Just my opinions, Andy
Add pictures here
<% if( /^image/.test(type) ){ %>
<% } %>
<%-name%>
Add image file
Upload

Which sort of smokes me. One would think that if you subscribe to the printed magazine that on-line access would be a gimme. And, I wasted $14.95 last year; I just don't have the time to read everything I subscribe to now.
--
Dave in Houston



Add pictures here
<% if( /^image/.test(type) ){ %>
<% } %>
<%-name%>
Add image file
Upload

Certainly put me in that group. For years his books on basic finishing were the consulted regularly by me and thousands of others. His common sense, methodical appirach to finishing sure helped me. I realized after reading many of his articles, that sometimes, no matter what you do, things just don't work out when you are finishing.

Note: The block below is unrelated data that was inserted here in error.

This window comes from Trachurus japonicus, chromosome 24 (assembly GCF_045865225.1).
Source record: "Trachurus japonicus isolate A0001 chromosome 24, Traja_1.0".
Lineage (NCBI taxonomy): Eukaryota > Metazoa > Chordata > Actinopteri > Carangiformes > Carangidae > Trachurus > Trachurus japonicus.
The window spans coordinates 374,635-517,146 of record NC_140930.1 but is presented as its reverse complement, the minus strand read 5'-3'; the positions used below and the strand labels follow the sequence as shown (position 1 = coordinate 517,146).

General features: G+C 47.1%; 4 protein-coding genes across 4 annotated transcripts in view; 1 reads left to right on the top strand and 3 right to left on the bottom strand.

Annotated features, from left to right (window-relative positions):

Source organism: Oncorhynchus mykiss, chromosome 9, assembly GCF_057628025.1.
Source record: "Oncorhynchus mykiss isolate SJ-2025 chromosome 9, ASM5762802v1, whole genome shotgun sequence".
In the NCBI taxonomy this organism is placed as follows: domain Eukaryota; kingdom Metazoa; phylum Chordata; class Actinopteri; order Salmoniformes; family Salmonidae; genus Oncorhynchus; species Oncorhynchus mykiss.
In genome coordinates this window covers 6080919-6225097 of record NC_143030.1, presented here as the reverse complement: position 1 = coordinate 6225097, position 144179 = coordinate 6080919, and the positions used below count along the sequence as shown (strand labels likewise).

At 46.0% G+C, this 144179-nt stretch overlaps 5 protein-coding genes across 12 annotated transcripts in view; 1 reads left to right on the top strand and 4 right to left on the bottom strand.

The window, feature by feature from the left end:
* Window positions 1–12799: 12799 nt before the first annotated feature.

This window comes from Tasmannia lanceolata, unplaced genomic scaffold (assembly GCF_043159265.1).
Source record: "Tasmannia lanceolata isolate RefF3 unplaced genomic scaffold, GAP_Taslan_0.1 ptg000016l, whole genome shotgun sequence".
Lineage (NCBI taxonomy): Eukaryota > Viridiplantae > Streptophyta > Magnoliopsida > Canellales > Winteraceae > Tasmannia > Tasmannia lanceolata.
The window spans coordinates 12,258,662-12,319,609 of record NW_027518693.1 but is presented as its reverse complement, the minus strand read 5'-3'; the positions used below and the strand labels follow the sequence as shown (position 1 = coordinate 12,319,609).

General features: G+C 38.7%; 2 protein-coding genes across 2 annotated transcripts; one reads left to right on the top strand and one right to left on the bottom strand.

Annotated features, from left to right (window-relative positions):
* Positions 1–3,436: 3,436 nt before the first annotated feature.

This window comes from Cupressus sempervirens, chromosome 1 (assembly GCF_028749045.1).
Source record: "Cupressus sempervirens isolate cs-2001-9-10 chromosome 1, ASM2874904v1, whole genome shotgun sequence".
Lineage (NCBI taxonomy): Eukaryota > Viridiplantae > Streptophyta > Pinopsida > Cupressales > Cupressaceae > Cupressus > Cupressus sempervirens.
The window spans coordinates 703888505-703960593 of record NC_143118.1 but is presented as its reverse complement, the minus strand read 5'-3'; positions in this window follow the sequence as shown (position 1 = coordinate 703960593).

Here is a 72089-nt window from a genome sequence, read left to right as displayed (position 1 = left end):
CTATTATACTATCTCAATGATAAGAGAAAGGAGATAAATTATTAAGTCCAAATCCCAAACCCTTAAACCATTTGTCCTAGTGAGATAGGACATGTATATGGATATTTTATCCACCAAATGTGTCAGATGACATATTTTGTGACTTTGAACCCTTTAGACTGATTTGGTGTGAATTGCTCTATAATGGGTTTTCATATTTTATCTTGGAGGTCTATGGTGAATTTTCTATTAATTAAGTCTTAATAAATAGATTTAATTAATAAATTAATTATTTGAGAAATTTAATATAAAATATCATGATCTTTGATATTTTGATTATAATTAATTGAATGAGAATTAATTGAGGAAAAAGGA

He used to participate in other forums, but doesn't anymore because he can't defend himself against the know it alls. When you start with "I hate Minwax because it sucks and it made my project look bad, and I'll never use it again", how do you respond? Off group emails with him let me know he really hates conflict over such pointless drivel.
He write articles like the ones metioned above because there is a need to write them. Besides, home center finishes are usually perfect for most needs. Personally, it is a rare bird indeed that knows how to use even those to their fullest potential.
Robert
Add pictures here
<% if( /^image/.test(type) ){ %>
<% } %>
<%-name%>
Add image file
Upload
wrote:

I still believe FWW is the best, although it has lost a few points lately. Personally, I prefer to buy Taunton Press woodworking books --they are a better value, although some readers like the advertisements contained in magazines.